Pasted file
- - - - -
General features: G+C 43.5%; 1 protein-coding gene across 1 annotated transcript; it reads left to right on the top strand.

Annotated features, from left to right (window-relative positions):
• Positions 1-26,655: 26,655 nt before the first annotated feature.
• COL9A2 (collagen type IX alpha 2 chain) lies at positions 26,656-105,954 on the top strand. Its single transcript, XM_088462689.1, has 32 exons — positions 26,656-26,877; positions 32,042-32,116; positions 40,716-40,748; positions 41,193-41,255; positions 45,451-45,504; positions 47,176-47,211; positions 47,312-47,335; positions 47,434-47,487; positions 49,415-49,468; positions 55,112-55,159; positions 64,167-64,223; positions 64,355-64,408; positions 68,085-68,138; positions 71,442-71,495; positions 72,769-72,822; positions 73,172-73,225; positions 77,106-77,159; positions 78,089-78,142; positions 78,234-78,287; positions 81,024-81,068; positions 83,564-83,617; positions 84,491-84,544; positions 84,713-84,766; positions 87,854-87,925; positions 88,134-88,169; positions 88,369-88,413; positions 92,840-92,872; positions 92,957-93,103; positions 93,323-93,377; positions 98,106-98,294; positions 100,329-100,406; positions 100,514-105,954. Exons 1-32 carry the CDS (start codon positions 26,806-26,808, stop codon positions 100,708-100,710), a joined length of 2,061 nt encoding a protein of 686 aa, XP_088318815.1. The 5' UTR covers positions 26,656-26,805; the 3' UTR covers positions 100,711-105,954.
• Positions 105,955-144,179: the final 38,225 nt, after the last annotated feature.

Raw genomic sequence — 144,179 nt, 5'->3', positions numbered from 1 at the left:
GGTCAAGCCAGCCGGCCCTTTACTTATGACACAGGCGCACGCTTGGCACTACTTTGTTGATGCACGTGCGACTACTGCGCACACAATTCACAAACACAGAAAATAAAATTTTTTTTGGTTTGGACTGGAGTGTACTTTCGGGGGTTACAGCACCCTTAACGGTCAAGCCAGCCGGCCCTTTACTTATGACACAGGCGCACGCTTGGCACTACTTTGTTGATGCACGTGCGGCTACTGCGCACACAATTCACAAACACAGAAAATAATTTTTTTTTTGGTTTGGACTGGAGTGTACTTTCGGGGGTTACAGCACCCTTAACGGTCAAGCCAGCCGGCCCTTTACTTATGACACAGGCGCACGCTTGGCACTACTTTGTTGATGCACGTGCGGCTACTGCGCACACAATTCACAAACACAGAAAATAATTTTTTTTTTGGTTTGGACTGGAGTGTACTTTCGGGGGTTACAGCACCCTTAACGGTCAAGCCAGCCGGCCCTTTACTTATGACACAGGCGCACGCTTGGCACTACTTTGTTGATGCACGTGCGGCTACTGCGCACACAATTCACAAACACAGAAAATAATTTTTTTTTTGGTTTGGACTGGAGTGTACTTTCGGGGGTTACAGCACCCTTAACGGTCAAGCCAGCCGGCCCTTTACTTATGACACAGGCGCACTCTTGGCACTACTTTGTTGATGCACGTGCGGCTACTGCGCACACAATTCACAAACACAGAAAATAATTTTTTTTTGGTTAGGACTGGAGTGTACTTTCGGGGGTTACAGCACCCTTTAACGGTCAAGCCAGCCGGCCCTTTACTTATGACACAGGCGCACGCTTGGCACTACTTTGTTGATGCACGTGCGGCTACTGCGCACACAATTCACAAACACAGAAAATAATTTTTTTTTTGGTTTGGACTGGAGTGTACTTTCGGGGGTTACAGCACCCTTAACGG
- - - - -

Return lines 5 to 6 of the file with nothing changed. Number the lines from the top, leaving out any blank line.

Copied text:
• Positions 105,955-144,179: the final 38,225 nt, after the last annotated feature.

Raw genomic sequence — 144,179 nt, 5'->3', positions numbered from 1 at the left: